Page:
alexa Determinants of fetal growth and body proportionality.
Diabetes & Endocrinology

Diabetes & Endocrinology

Journal of Diabetes & Metabolism

Author(s): Kramer MS, Olivier M, McLean FH, Dougherty GE, Willis DM,

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Abstract Previous studies of fetal growth and body proportionality have been based on error-prone gestational age estimates and on inappropriate comparisons of infants with dissimilar birth weights. Based on a cohort of 8719 infants with validated (by early ultrasonography) gestational ages and indexes of body proportionality standardized for birth weight, potential maternal and fetal determinants of fetal growth and proportionality were assessed. Maternal history of previous low birth weight infants, pregnancy-related hypertension (particularly if severe), diabetes, prepregnancy weight, net gestational weight gain, cigarette smoking, height, parity, and fetal sex were all significantly associated with fetal growth in the expected directions. Consistent with previous reports, maternal age, marital status, and onset or total amount of prenatal care had no significant independent effects. Fetal growth ratio (relative weight for gestational age), pregnancy-related hypertension, fetal sex, and maternal height were the only significant determinants of proportionality. Infants who were growth-retarded, those with taller mothers, those whose mothers had severe pregnancy-related hypertension, and males tended to be longer and thinner and had larger heads for their weight, although these variables explained only a small fraction of the variance in the proportionality measures. Among infants with intrauterine growth retardation, gestational age was not independently associated with proportionality (in particular, late term and post-term infants did not tend to be more disproportional), a finding that does not support the hypothesis that earlier onset of growth retardation leads to more proportional growth retardation. The results raise serious questions about previous studies of proportionality, particularly those suggesting a nutritional etiology for proportional intrauterine growth retardation.(ABSTRACT TRUNCATED AT 250 WORDS)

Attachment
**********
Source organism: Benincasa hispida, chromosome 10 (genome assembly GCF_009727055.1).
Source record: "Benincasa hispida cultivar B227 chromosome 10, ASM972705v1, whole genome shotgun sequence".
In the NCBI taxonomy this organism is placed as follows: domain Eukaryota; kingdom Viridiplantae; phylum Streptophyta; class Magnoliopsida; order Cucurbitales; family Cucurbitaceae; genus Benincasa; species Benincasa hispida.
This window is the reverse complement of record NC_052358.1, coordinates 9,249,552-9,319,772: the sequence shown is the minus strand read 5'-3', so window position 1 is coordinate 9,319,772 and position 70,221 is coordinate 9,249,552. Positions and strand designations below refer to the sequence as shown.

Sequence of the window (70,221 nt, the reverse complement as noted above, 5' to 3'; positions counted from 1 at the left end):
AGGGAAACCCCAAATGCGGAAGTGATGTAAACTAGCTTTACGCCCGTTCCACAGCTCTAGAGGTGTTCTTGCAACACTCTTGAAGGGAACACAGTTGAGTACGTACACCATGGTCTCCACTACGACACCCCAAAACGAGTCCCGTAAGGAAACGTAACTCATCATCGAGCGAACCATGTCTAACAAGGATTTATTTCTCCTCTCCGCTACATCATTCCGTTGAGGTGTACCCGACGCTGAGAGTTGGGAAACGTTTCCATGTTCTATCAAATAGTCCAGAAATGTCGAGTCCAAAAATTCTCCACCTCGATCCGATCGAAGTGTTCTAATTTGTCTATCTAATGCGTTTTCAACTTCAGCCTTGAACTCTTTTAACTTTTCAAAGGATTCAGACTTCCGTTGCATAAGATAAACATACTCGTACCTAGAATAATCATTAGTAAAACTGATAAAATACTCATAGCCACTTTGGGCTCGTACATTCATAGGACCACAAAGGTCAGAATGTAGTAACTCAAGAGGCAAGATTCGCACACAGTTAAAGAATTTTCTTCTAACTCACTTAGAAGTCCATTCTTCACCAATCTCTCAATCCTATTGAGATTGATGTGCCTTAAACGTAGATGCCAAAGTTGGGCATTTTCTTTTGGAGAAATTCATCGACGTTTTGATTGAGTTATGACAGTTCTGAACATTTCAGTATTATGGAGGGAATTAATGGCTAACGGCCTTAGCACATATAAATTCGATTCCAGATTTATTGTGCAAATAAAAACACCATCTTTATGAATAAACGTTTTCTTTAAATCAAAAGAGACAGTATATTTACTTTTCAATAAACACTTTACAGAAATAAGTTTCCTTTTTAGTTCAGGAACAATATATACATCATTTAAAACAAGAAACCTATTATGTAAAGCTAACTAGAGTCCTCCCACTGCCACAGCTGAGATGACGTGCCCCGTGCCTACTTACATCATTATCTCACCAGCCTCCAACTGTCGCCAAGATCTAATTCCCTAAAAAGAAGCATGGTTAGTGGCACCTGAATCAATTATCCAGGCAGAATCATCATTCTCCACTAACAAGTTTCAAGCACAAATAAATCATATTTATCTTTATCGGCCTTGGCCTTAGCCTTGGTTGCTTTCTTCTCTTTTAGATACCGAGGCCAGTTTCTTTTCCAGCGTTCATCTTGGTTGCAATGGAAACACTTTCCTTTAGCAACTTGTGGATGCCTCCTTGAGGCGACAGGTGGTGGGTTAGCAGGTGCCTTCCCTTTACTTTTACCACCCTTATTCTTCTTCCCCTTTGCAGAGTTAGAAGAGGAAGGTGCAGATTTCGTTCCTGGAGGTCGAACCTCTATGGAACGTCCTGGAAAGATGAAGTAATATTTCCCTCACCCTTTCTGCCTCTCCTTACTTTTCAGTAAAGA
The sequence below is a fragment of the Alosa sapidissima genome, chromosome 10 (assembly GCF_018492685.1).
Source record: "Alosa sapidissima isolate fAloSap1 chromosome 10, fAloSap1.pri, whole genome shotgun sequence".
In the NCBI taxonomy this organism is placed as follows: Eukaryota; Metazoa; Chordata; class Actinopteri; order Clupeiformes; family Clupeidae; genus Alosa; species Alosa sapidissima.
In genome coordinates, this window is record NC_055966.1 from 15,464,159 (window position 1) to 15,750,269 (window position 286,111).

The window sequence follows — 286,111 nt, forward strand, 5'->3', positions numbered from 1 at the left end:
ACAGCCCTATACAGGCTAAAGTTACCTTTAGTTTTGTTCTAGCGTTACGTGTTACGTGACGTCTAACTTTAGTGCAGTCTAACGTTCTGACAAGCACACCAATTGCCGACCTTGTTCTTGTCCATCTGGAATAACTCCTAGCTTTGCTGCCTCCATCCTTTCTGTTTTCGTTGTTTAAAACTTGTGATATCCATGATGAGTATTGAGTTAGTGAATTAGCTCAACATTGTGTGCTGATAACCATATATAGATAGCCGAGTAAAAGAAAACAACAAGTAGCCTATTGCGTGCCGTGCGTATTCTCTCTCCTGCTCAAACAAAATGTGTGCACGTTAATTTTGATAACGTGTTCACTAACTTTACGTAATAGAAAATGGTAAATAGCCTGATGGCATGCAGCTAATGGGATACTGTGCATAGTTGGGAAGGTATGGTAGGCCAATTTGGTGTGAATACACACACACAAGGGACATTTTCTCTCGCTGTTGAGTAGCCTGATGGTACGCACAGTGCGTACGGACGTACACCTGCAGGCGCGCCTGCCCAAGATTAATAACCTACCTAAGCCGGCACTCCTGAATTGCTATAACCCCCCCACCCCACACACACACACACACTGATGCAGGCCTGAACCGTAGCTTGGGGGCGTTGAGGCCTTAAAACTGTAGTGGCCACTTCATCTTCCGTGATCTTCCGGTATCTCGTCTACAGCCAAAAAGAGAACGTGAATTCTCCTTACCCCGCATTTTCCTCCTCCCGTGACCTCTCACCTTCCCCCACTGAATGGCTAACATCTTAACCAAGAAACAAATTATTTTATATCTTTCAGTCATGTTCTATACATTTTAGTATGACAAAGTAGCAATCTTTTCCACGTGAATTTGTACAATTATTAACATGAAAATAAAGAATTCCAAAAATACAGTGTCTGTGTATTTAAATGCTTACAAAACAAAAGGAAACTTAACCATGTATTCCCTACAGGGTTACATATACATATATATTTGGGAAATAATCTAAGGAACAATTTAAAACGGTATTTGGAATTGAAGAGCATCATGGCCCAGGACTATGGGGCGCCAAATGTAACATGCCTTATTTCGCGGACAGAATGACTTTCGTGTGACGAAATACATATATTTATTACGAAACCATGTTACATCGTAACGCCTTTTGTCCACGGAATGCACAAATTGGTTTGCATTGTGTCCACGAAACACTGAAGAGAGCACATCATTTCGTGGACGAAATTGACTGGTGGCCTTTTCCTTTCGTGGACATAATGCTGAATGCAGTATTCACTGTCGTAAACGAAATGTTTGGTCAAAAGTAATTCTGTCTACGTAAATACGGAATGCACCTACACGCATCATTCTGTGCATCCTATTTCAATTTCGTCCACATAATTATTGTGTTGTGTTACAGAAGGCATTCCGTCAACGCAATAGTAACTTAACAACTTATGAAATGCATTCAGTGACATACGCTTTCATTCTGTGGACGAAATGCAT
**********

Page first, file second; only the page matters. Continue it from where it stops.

This article was published in Pediatrics and referenced in Journal of Diabetes & Metabolism

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